The last decade has seen significant global changes that have impacted the library, information, and learning services and sciences. There is now a mood to find pragmatic information solutions to pressing global challenges. Future Directions in Digital Information presents the latest ideas and approaches to digital information from across the globe, portraying a sense of transition from old to new. This title is a comprehensive, international take on key themes, advances, and trends in digital information, including the impact of developing technologies. The latest volume in the ‘Chandos Digital Information Review Series’, this book will help practitioners and thinkers looking to keep pace with, and excel among, the digital choices and pathways on offer, to develop new systems and models, and gain information on trends in the educational and industry contexts that make up the information sphere. A group of international contributors has been assembled to give their view on how information professionals and scientists are creating the future along five distinct themes: Strategy and Design; Who are the Users?; Where Formal meets Informal; Applications and Delivery; and finally, New Paradigms. The multinational perspectives contained in this volume acquaint readers with problems, approaches, and achievements in digital information from around the world, with equity of information access emerging as a key challenge.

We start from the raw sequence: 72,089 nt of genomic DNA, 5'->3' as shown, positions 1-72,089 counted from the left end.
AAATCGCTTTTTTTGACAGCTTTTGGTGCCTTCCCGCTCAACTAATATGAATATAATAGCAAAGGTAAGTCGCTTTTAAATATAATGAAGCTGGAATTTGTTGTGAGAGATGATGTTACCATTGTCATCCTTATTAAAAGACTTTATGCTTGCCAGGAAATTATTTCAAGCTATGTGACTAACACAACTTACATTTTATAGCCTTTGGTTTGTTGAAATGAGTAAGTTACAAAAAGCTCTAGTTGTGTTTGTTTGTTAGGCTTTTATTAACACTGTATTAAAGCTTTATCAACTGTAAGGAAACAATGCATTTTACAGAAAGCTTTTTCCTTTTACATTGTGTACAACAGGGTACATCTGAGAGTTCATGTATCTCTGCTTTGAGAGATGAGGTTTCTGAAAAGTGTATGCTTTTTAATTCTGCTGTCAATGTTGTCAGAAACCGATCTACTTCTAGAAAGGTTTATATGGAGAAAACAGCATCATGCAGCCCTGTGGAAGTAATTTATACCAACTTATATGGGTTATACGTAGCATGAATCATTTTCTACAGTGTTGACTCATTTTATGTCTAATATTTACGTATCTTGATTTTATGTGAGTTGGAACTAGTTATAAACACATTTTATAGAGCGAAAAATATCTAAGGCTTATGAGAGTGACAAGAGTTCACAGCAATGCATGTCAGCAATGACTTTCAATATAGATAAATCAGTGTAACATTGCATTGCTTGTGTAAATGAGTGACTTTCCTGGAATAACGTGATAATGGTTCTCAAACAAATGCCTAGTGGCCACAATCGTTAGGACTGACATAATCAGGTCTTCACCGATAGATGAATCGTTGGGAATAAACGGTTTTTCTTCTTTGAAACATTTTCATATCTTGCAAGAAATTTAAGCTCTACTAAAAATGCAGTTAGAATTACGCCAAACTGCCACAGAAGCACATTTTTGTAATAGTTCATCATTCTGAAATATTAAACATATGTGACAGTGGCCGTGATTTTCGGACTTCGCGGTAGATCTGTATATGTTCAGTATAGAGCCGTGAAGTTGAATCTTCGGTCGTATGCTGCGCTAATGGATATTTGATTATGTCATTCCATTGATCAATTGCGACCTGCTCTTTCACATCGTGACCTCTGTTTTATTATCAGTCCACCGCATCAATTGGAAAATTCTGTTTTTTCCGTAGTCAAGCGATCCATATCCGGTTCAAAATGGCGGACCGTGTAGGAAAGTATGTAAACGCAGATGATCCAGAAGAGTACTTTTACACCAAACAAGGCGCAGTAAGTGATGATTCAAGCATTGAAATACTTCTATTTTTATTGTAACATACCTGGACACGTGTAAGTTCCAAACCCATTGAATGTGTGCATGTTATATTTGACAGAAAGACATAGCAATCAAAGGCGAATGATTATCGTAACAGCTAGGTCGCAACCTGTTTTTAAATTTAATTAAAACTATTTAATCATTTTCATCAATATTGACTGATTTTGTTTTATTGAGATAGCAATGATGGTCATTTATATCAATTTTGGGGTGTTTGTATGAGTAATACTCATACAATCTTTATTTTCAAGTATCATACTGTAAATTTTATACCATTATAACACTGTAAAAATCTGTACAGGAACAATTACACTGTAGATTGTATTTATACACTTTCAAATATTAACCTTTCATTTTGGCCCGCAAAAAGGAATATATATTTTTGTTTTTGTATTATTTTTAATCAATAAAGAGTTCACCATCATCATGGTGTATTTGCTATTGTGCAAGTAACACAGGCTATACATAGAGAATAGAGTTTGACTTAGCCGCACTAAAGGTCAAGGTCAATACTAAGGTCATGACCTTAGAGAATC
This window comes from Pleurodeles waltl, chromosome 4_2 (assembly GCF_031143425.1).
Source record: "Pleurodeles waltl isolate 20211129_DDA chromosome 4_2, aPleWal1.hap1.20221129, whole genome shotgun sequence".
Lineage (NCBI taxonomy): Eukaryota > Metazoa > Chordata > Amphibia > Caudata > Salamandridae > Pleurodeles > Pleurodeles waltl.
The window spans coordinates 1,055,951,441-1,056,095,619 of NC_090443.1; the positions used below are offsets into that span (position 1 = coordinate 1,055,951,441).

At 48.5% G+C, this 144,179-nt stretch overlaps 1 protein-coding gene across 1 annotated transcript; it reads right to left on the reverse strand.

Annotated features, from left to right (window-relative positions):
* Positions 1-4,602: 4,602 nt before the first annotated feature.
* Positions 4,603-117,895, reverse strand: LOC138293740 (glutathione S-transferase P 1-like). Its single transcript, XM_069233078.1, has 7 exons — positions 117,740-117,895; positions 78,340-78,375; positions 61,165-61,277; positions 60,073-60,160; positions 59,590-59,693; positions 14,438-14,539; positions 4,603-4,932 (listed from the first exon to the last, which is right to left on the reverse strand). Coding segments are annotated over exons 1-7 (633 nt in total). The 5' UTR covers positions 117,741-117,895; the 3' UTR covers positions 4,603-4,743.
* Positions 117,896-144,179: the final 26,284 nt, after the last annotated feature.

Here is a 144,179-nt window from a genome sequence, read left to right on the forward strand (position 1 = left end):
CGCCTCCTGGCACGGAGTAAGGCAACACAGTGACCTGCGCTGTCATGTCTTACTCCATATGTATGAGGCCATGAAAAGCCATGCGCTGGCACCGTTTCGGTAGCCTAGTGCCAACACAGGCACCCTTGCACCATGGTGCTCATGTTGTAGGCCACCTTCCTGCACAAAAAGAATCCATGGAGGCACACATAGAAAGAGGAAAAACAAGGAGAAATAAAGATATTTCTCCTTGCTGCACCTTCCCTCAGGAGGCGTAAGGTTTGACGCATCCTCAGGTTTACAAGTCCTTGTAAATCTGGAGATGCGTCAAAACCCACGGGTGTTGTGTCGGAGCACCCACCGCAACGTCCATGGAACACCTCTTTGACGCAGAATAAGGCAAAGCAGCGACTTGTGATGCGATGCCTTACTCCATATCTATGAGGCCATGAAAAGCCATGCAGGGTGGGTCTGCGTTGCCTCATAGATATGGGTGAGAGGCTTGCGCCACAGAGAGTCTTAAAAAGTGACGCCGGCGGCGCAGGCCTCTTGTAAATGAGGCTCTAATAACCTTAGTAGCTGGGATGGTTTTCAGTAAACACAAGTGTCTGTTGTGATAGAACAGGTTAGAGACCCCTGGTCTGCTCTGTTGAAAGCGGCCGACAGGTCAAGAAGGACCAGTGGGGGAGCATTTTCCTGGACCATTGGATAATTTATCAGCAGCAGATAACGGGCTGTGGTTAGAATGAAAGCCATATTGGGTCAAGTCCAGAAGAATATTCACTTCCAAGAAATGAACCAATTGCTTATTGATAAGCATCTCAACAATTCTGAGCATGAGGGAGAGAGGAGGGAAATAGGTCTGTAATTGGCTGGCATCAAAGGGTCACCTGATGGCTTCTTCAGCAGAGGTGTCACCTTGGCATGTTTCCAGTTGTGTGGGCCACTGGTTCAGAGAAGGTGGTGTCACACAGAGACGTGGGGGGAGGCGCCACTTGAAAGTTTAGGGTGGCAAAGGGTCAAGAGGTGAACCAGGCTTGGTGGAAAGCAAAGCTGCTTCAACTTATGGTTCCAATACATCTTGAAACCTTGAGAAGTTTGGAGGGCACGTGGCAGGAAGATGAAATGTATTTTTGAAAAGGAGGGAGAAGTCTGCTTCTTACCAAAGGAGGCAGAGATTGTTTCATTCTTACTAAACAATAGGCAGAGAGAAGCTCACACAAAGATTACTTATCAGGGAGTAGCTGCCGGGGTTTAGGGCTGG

- Presents a global perspective on how information science and services are changing and how they can best adapt
- Gives insight into how managers can make the best decisions about the future provision of their information services
- Engages key practical issues faced by information professionals such as how best to collect and deploy user data in libraries
- Presents digital literacy as a global theme, stressing the need to foster literacy in a broad range of contexts
- Interrogates how ready information professionals are for emergent technological and social change across the globe
Those involved in strategy and blue skies thinking, e.g. directors of libraries and information services, academics and researchers in information science
- No. of pages: